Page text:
The ruins of the church at Port Arthur, Tasmania.
The ruins of the church at Port Arthur, Tasmania.

A friend of mine described on facebook how, during these summer holidays, she tried to find out when services were in church whilst on her holiday. She couldn’t. She names the place. I want to make a similar point – I will be mostly more general: I was in holiday in Tasmania. The point of this post is not to name and shame particular churches in Tasmania. The point of this post is for you to use what is written here to review and reflect on your own context wherever you may be. This is not about Tasmania. This is about you, in whatever country you are reading this. Imagine yourself a visitor, a holidaymaker, in the area where you go to church – a non-churched visitor or holidaymaker if you like. How easy or how difficult is it for you to get to a church service?

Many of the church buildings were locked. I would say most were. Roman Catholic church buildings are more likely to be open than others [Striking exceptions to follow]. And when open, there would mostly be people coming in to pray. Or just to be. Whatever happened to the Anglican tradition expressed in the Book of Common Prayer: “And the Curate [we would now say Rector, or Vicar, or Priest in Charge] that ministereth in every Parish-church or Chapel, being at home, and not being otherwise reasonably hindered, shall say the same in the Parish-church or Chapel where he ministereth, and shall cause a bell to be tolled thereunto a convenient time before he begin, that the people may come to hear God’s Word, and to pray with him.” Twice daily, this vision has it, clergy and people would gather to hear God’s Word and to pray. In the church building.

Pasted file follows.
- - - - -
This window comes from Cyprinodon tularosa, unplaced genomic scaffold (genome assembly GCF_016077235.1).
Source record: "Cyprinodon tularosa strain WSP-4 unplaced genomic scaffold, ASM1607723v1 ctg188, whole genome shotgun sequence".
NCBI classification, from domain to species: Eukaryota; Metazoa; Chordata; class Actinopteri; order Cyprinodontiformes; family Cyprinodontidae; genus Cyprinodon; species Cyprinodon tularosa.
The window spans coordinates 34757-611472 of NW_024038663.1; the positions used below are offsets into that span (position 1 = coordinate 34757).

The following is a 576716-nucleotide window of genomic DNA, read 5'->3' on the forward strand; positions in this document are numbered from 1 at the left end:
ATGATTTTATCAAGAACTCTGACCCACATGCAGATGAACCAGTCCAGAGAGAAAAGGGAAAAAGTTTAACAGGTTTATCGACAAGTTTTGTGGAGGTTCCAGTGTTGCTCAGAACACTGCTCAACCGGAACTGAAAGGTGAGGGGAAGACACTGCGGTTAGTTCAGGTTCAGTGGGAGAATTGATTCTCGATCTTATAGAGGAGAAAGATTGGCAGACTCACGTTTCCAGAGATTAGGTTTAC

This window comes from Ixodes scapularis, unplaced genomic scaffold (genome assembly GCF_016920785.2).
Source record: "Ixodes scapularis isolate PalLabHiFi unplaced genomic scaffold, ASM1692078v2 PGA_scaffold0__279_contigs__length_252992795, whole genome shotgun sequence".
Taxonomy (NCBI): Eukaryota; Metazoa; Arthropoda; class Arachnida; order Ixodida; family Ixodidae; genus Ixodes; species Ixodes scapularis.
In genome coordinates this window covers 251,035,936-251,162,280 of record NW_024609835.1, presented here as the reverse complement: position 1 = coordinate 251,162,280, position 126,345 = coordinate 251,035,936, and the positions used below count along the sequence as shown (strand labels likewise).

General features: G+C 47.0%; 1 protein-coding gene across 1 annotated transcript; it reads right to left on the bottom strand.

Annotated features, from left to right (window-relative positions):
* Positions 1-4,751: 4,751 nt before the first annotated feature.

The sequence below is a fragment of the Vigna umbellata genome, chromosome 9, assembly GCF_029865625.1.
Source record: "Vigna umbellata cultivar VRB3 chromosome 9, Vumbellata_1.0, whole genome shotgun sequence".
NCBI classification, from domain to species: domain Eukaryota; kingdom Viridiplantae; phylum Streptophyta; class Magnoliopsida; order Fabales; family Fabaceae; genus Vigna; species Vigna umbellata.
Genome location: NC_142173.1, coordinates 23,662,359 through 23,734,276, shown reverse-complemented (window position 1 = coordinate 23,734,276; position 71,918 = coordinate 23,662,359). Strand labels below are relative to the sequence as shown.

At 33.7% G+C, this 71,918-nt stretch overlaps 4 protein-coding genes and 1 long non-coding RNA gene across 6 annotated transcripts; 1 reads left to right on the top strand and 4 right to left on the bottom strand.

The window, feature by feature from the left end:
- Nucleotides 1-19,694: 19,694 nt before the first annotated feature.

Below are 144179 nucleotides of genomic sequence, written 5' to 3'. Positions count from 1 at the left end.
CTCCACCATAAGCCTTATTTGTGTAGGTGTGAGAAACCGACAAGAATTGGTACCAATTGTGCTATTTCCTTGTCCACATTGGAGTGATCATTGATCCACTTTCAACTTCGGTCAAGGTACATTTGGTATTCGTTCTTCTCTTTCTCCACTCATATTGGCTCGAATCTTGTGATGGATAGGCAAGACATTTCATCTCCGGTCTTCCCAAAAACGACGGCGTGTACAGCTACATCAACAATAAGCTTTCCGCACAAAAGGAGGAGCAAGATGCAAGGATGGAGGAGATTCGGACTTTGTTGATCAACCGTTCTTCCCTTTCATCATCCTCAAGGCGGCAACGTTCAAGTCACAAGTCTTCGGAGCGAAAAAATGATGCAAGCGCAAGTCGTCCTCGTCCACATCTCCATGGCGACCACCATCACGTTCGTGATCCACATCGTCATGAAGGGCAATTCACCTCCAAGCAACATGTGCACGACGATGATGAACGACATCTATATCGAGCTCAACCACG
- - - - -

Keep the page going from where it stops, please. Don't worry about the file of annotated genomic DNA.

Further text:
Finding out Sunday service times – even for someone committed to going to church – is embarrassingly difficult – sometimes nigh on impossible. The 20th century invention of the Internet has often not reached the church. Google Maps has gifted the churches that people can easily locate the church building, but, whilst other organisations have quickly taken up Google Maps’ opportunity to add information (opening times, descriptions, website), is your church information complete and up to date on Google Maps?

Often there is no website for the church. Or if there is one, it is out of date – I found one that didn’t even have 2019 Christmas information on it. Others, if I found a site, had nothing after Christmas Day 2019. Other sites were essentially directed to regulars, not visitors, holidaymakers, or newcomers. How hard is it to find your church site, and to find information on your site? Imagine yourself a visitor. Remember, no one driving into your township will know to search for your church’s name, Saint Ethelred. The Tasmanian Anglican diocesan website looks really attractive, but “Find a Church” NEVER gave a church’s website – even when I know a particular church had a good site! Church Information only gave phone numbers and sometimes an email address. [Kudos to those who did reply to me using these media that old people still use].

To be continued…

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